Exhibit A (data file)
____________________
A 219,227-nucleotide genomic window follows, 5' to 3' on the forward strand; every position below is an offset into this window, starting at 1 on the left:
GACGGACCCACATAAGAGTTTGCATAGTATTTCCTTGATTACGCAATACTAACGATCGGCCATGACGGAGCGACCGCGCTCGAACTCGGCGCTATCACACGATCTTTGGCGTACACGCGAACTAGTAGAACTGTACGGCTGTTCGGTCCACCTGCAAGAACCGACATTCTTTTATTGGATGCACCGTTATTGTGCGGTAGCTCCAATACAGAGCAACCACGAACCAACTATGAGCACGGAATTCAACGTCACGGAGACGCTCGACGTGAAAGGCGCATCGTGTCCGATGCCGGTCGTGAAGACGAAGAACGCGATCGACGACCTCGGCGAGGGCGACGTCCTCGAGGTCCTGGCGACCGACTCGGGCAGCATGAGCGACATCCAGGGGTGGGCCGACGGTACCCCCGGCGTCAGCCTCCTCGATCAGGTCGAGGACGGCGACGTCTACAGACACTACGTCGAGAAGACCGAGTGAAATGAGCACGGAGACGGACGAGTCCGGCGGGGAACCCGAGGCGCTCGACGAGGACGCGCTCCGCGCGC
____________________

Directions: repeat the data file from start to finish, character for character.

A 219,227-nucleotide genomic window follows, 5' to 3' on the forward strand; every position below is an offset into this window, starting at 1 on the left:
GACGGACCCACATAAGAGTTTGCATAGTATTTCCTTGATTACGCAATACTAACGATCGGCCATGACGGAGCGACCGCGCTCGAACTCGGCGCTATCACACGATCTTTGGCGTACACGCGAACTAGTAGAACTGTACGGCTGTTCGGTCCACCTGCAAGAACCGACATTCTTTTATTGGATGCACCGTTATTGTGCGGTAGCTCCAATACAGAGCAACCACGAACCAACTATGAGCACGGAATTCAACGTCACGGAGACGCTCGACGTGAAAGGCGCATCGTGTCCGATGCCGGTCGTGAAGACGAAGAACGCGATCGACGACCTCGGCGAGGGCGACGTCCTCGAGGTCCTGGCGACCGACTCGGGCAGCATGAGCGACATCCAGGGGTGGGCCGACGGTACCCCCGGCGTCAGCCTCCTCGATCAGGTCGAGGACGGCGACGTCTACAGACACTACGTCGAGAAGACCGAGTGAAATGAGCACGGAGACGGACGAGTCCGGCGGGGAACCCGAGGCGCTCGACGAGGACGCGCTCCGCGCGC